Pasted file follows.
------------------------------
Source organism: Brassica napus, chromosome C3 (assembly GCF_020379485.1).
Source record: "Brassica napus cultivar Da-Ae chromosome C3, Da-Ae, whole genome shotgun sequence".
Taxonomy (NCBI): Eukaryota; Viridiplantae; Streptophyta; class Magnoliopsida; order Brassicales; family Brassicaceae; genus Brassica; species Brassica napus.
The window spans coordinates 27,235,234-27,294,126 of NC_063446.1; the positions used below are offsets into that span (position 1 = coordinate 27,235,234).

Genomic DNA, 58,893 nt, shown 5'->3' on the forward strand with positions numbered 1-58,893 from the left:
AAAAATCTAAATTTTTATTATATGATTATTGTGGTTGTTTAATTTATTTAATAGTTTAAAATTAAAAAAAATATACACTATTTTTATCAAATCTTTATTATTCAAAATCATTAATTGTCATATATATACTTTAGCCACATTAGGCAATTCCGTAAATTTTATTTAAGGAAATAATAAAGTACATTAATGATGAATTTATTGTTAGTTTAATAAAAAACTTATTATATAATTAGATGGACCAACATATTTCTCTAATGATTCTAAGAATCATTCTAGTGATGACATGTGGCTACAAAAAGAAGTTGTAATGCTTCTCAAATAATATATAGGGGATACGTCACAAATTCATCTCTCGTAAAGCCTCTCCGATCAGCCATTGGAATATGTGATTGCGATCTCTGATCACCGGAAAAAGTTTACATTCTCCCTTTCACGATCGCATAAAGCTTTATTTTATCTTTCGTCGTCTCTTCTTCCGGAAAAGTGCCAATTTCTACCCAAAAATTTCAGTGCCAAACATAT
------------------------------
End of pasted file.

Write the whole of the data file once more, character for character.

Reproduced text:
Source organism: Brassica napus, chromosome C3 (assembly GCF_020379485.1).
Source record: "Brassica napus cultivar Da-Ae chromosome C3, Da-Ae, whole genome shotgun sequence".
Taxonomy (NCBI): Eukaryota; Viridiplantae; Streptophyta; class Magnoliopsida; order Brassicales; family Brassicaceae; genus Brassica; species Brassica napus.
The window spans coordinates 27,235,234-27,294,126 of NC_063446.1; the positions used below are offsets into that span (position 1 = coordinate 27,235,234).

Genomic DNA, 58,893 nt, shown 5'->3' on the forward strand with positions numbered 1-58,893 from the left:
AAAAATCTAAATTTTTATTATATGATTATTGTGGTTGTTTAATTTATTTAATAGTTTAAAATTAAAAAAAATATACACTATTTTTATCAAATCTTTATTATTCAAAATCATTAATTGTCATATATATACTTTAGCCACATTAGGCAATTCCGTAAATTTTATTTAAGGAAATAATAAAGTACATTAATGATGAATTTATTGTTAGTTTAATAAAAAACTTATTATATAATTAGATGGACCAACATATTTCTCTAATGATTCTAAGAATCATTCTAGTGATGACATGTGGCTACAAAAAGAAGTTGTAATGCTTCTCAAATAATATATAGGGGATACGTCACAAATTCATCTCTCGTAAAGCCTCTCCGATCAGCCATTGGAATATGTGATTGCGATCTCTGATCACCGGAAAAAGTTTACATTCTCCCTTTCACGATCGCATAAAGCTTTATTTTATCTTTCGTCGTCTCTTCTTCCGGAAAAGTGCCAATTTCTACCCAAAAATTTCAGTGCCAAACATAT